"I suppose that does make sense."

My daimon chose that moment to present a data-burst: everything it could discover about the yahg on a few moments' notice. I managed to prevent surprise from showing on my face. Taryan tan-Chula was much more than a simple merchant. He held a considerable fortune even within Confederation space, amounting to several billion credits. I could only guess what kind of wealth and influence he must have accumulated among his own people.

The yahg rumbled deeply for a moment. "I also am a student of games."

I cocked my head, not certain I had heard correctly. "What sort of games?"

"I prefer abstract games of strategy, although I have spent some time studying games of chance as well. I find them to be a useful psychological tool. Examine the games a species enjoys, and you understand that species more fully. Observe a stranger while he plays a game, and you gain insight into his mind."

"Not to mention that games provide more opportunities for competition."

"This also is true." Taryan turned slightly to look down at me with half of his eyes. "I hesitate to make a suggestion . . ."

I glanced at him, schooling my features into bland politeness.

Taryan, did you know I was on board this ship? Did you somehow arrange for a lounge near my cabin to stand empty, so that you could lie in wait? You certainly have enough money to bribe the liner's crew to keep other passengers away.

I felt almost amused at the thought of this massive creature, this fearsome carnivore, scheming to win a quiet hour with me over a gaming table.

"What do you have in mind, Taryan?"

"I am rather fond of the human game chess. Do you play?"

I smiled warmly. "To be honest, I prefer poker . . . but yes, I'm familiar with chess as well. I learned many years ago, aboard the Normandy."

His ear-flaps quivered, and he turned further to stare at me with all eight eyes, full of keen interest. "Did you play with the famous Commander Shepard?"

"No. I'm afraid chess was not one of his skills. I first learned the game from another human crewman, a young woman who worked on Shepard's staff. She was a master-class player, and I fear I didn't present much of a challenge to her at the time, but I have practiced since then as time permits."

"I see." The yahg turned away from the window, crossing the lounge to a row of storage cabinets on the back wall. A few moments of searching, and then he found a chess set. The case looked tiny in his enormous hands. "A Staunton set in red and white marble. This will do very well."

Bemused, I followed the yahg over to a table, sitting down across from him while he activated a holographic board and removed the pieces from their case. Once all the pieces were out on the table, he picked up a pawn of each color, concealed them in his hands, and then held them out for me to choose.

I pointed to his right hand, not quite willing to risk touching him.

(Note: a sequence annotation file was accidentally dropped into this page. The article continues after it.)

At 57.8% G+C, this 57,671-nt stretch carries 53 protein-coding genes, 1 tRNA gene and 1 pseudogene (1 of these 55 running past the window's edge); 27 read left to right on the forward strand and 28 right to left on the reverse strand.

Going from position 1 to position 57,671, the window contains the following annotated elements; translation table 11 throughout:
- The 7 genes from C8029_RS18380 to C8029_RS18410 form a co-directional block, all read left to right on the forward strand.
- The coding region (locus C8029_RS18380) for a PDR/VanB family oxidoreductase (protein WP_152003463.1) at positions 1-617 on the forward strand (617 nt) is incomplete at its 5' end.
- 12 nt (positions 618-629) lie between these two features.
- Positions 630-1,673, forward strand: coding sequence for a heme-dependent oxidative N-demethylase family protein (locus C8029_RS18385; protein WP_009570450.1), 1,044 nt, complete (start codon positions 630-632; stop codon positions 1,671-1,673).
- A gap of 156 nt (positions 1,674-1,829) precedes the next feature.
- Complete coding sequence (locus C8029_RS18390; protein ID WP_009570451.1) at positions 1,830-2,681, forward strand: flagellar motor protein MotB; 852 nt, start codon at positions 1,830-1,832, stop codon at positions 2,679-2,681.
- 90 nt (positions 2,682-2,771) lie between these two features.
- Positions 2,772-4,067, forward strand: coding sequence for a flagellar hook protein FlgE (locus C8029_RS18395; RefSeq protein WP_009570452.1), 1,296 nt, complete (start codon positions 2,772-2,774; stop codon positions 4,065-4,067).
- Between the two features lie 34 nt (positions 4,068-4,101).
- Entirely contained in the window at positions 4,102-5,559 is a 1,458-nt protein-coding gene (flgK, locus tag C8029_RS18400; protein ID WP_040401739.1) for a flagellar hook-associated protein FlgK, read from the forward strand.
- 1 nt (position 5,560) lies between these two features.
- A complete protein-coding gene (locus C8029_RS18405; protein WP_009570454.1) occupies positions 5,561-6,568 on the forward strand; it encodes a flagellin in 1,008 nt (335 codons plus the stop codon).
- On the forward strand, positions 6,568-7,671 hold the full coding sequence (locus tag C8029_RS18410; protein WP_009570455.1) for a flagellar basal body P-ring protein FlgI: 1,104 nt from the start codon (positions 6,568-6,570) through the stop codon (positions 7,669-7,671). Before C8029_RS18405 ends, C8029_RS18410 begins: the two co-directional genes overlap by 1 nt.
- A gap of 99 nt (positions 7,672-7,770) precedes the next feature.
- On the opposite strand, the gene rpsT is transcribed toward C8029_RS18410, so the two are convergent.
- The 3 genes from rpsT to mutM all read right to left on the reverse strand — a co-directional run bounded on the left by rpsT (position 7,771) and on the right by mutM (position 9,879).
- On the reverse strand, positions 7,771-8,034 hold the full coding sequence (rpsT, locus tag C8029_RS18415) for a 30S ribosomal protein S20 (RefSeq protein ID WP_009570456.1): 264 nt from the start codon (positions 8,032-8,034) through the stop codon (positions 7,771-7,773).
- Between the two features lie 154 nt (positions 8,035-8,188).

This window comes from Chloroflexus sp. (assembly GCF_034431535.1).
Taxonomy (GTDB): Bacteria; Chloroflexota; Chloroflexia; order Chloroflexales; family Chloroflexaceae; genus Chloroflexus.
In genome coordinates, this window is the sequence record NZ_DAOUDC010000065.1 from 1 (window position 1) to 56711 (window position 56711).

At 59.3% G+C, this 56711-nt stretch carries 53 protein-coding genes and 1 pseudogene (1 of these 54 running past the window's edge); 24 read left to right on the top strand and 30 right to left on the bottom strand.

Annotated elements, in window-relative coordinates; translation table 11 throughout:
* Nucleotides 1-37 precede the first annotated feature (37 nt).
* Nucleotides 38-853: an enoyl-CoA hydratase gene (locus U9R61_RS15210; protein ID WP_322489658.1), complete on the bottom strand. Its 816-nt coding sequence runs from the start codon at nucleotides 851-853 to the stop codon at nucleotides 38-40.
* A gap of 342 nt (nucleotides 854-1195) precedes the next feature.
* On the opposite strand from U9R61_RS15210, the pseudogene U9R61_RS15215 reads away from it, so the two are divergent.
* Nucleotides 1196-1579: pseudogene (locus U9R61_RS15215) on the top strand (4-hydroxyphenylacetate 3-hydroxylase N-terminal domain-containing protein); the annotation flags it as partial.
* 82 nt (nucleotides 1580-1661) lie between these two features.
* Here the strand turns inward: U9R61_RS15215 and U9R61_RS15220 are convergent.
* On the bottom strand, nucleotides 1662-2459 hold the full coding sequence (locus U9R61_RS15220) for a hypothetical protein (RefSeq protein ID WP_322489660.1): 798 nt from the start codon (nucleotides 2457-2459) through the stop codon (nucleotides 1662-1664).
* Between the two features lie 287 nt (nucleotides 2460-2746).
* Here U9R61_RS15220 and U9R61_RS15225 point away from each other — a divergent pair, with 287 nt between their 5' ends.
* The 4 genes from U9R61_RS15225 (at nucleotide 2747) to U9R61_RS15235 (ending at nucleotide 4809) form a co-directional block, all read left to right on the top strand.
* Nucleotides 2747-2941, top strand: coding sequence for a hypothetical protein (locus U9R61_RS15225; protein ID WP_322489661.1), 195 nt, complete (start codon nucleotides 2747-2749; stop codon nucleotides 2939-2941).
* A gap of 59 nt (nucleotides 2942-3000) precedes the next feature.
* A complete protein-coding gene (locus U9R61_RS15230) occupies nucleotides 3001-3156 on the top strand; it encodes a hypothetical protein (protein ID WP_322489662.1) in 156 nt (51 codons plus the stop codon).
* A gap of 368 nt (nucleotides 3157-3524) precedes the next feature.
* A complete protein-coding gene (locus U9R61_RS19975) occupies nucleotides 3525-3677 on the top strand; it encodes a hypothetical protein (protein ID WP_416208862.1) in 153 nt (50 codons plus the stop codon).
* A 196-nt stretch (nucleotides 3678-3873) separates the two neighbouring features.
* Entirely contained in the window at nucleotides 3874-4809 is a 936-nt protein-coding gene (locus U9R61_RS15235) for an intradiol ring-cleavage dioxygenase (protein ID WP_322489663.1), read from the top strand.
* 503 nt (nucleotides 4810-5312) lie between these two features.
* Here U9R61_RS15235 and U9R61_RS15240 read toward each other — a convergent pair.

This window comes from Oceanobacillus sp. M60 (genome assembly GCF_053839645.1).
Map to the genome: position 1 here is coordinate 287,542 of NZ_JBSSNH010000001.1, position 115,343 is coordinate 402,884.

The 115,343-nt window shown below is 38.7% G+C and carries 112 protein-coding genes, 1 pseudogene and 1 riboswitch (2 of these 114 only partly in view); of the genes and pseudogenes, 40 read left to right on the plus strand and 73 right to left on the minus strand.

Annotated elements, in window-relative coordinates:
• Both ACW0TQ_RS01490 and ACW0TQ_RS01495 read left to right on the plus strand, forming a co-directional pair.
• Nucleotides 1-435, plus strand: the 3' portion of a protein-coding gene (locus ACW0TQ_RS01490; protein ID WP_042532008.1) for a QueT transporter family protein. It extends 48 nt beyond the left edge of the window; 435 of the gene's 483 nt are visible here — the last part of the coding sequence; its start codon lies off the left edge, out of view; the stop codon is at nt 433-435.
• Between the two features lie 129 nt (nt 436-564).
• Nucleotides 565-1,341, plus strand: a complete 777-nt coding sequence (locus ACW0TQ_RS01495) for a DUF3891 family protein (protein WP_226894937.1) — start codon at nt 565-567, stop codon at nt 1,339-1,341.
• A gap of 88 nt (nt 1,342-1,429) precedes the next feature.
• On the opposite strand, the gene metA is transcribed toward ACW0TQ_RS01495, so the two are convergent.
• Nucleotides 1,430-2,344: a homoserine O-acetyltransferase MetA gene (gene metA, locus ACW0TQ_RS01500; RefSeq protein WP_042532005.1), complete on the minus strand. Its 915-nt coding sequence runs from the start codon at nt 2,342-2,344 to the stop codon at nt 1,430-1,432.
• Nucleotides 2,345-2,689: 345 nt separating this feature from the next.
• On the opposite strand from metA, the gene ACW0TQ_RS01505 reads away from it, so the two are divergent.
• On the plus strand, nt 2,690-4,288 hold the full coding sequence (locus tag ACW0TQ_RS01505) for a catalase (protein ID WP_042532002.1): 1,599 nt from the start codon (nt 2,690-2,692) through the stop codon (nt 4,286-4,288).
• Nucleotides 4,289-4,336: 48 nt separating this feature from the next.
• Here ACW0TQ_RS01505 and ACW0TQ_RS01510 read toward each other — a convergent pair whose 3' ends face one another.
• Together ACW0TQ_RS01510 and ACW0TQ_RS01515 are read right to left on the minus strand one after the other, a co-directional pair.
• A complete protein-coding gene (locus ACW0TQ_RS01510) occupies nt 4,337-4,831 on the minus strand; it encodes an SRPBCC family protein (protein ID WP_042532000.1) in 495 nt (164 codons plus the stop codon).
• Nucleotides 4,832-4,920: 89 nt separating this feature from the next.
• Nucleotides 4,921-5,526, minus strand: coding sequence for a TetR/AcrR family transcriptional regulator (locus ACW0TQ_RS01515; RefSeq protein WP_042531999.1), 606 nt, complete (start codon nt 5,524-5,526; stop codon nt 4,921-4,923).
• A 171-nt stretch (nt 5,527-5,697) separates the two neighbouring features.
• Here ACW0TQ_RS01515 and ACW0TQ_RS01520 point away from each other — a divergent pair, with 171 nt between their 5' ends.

"White," he rumbled, opening both hands to reveal the outcome of my choice.

I began to arrange my pieces on the board. "What rules?"

"I suggest a casual game, with no need for a clock. Although I feel the touch-move rule is simple courtesy."

"I agree." I took another sip of my wine and looked down at the board, trying to discipline my thoughts. "You should know that I have a daimon-implant. I'll put it in standby mode while we play."

"A welcome concession," he said, settling his great bulk into an extra-large chair. "I find the game is much more interesting when neither player has access to computer analysis."

{Daimon, enter standby mode. Call Nerylla at once if my vital signs show evidence of immediate threat.}


A ghostly sense of presence withdrew from the back of my mind, as the implant AI shut down its active mode. I glanced down at the board for a moment, and then pushed my king's pawn forward two squares.

If anyone had told me this was how I would spend my evening, I would have laughed in her face.

Taryan immediately moved his own king's pawn two squares, blocking my pawn. His hands moved with incongruous delicacy on the piece. "I hope you have no objection to conversation while we play."

"Not if this is a casual game." Knight to king's bishop three. "I will admit to some curiosity."

The yahg rumbled deep in its chest, an expression I couldn't interpret. Knight to queen's bishop six. "What has aroused your curiosity?"

I nodded to myself and decided to commit to the Spanish opening. Bishop to queen's knight five, threatening the yahg's knight. "Taryan, it's clear that you have gone to some lengths to arrange this meeting. Why?"

Deftly, he reached out to move his king's rook's pawn one square forward, a conservative defense. "Surely you make a jest. You are quite famous. Scientist, spymaster, politician, diplomat, President of the Citadel Confederation for seven years . . . anyone would be honored to have your undivided attention for a brief time."

"Most people are satisfied to make an appointment with my secretary." I pulled my bishop back one rank, to queen's rook four, still threatening his knight.